44 dead in California fires as the Camp Fire becomes the deadliest in state history

Updated 5:35 AM EST, Tue November 13, 2018
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BIG BEND, CA - NOVEMBER 10:  The Camp Fire burns in the hills on November 10, 2018 near Big Bend, California. Fueled by high winds and low humidity the Camp Fire ripped through the town of Paradise charring 105,000 acres, killed 23 people and has destroyed over 6,700 homes and businesses. The fire is currently at 20 percent containment.  (Photo by Justin Sullivan/Getty Images)
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(CNN) —  

An additional 13 sets of human remains were discovered Monday in Northern California, bringing the death toll from the Camp Fire to 42, making it the deadliest wildfire in the state’s history, the sheriff of Butte County said.

The increased death toll comes as first responders battle blazes on both ends of the state, and brings the statewide death toll to 44.

Fierce winds continue to threaten lives and homes in Southern California’s Woolsey Fire, which has killed two people so far. The strongest Santa Ana winds in the south may bring gusts near hurricane force on Tuesday, CNN meteorologist Dave Hennen said.

Dangerous gusts fuel one California wildfire as another inferno leaves 42 people dead

Meanwhile, firefighters made progress Monday in containing the Camp Fire, which razed the town of Paradise, where most of the dead have been found. Harrowing stories of escapes and close calls are trickling out of the region.

Resident Nichole Jolly said she thought her life was over as flames surrounded her car, filling it with smoke. Then, she called her husband, who urged her to run, she said.

“If you’re going to die, die fighting,” she said, tearfully recalling his words.

Outside the vehicle, ash and hot embers stung her eyes and obscured her vision, she said. She felt around until she reached a fire engine that was hot to the touch. Firefighters pulled her inside, but they, too, were trapped, she said – until a bulldozer came through and cleared a path to safety.

01:41 - Source: CNN
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In some areas of the state, rescue efforts have turned into cleanup and recovery as residents return to what’s left of their gutted homes in neighborhoods littered with charred remains of cars, trees and buildings. President Trump on Monday approved a request for a Major Disaster Declaration that will provide the state with federal resources.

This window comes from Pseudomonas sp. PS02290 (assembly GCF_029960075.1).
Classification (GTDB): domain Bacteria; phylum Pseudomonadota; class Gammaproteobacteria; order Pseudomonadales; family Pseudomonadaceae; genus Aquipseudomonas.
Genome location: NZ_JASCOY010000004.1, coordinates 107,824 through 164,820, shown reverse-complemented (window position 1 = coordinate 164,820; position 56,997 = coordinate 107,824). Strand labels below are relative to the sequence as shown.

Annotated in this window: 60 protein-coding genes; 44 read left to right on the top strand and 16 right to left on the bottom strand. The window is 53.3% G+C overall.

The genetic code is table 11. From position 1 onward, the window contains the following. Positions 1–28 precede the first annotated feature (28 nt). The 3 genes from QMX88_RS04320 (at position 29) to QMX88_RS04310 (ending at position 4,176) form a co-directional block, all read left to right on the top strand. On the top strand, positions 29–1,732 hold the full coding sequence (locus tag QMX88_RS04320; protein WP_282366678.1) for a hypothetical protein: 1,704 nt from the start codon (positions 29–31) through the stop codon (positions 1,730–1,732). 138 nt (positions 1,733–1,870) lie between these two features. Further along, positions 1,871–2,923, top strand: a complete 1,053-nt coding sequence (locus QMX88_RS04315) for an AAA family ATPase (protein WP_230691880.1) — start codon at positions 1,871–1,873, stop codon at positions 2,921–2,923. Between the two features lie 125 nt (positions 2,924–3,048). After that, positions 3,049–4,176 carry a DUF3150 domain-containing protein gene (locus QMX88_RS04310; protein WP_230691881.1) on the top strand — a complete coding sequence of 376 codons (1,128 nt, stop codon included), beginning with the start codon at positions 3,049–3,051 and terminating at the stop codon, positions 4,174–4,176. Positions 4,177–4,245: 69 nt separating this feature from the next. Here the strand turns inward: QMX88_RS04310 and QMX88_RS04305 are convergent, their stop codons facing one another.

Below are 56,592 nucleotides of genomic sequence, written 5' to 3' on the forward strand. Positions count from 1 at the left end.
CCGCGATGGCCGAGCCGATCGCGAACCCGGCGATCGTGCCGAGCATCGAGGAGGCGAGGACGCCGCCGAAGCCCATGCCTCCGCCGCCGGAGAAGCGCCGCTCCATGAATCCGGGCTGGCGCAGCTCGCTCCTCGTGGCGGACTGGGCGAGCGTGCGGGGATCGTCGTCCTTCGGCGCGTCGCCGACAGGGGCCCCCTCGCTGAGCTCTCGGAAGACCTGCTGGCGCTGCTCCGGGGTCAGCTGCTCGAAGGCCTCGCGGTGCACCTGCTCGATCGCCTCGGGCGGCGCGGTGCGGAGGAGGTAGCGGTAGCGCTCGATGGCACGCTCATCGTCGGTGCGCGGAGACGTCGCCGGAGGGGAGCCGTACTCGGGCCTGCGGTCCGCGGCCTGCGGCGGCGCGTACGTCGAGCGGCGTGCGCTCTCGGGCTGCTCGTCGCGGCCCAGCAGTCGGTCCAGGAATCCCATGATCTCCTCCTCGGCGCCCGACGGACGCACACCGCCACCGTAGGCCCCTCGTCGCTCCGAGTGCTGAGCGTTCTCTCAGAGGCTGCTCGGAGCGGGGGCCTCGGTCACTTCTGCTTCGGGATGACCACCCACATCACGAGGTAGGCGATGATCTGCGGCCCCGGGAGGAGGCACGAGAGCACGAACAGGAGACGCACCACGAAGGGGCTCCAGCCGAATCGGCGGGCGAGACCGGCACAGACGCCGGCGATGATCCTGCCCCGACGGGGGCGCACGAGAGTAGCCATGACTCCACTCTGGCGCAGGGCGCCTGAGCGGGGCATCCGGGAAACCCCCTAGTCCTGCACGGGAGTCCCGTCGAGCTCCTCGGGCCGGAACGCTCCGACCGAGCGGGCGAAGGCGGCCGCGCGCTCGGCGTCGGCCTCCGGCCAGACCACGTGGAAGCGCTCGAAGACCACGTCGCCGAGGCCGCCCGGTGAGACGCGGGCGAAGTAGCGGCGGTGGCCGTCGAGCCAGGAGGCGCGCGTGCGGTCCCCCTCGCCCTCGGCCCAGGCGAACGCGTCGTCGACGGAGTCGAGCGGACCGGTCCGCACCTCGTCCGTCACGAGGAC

A Malibu resident who has lived through many wildfires said she has never seen one touch so many parts of the city at once.

“Every community neighborhood has been devastated,” the woman told CNN affiliate KCAL/KCBS.

Latest developments by the numbers

• Camp Fire: More than 52,000 have been evacuated and 1,385 are in shelters due to the Camp Fire. It has scorched more than 117,000 acres of Northern California, and destroyed more than 7,000 structures, including 6,453 single-family residences.

As of Monday night, it was about 30% contained.

• Woolsey Fire: In Southern California, 57,000 structures are threatened by the Woolsey Fire. It has burned more than 93,000 acres, killed two people and destroyed at least 435 structures. As of Monday, it was about 30% contained.

• The Hill Fire covered 4,531 acres and was 85% contained by Monday night.

Causes of fires still being investigated

The death toll is rising as California state regulators investigate two utility companies that reported incidents close in time and location to the start of the Camp and Woolsey fires.

Preliminary incident reports submitted last week to the Safety and Enforcement Division of the California Public Utilities Commission provide a glimpse of conditions near the origins of the deadly blazes. Both utilities say they are cooperating with state investigators.

Almost 15 minutes before the Camp Fire began near Pulga, PG&E’s said it experienced a transmission line outage about 1 mile northeast of the town.

In Southern California, where the Woolsey Fire began Thursday afternoon in unincorporated Ventura County, SoCal Edison reported that a circuit relayed out of the Chatsworth Substation about two minutes before the blaze broke out. The incident location in the report appears to be the same as CalFire’s location for the fire’s origin. But it’s not clear how close they actually are to each other.

SoCal Edison’s report says, “at this point we have no indication from fire agency personnel that SCE utility facilities may have been involved in the start of the fire.”

A CPUC spokesperson said the agency will incorporate the incident reports into its staff investigations to assess the compliance of electric facilities with applicable rules and regulations in areas affected by the fires.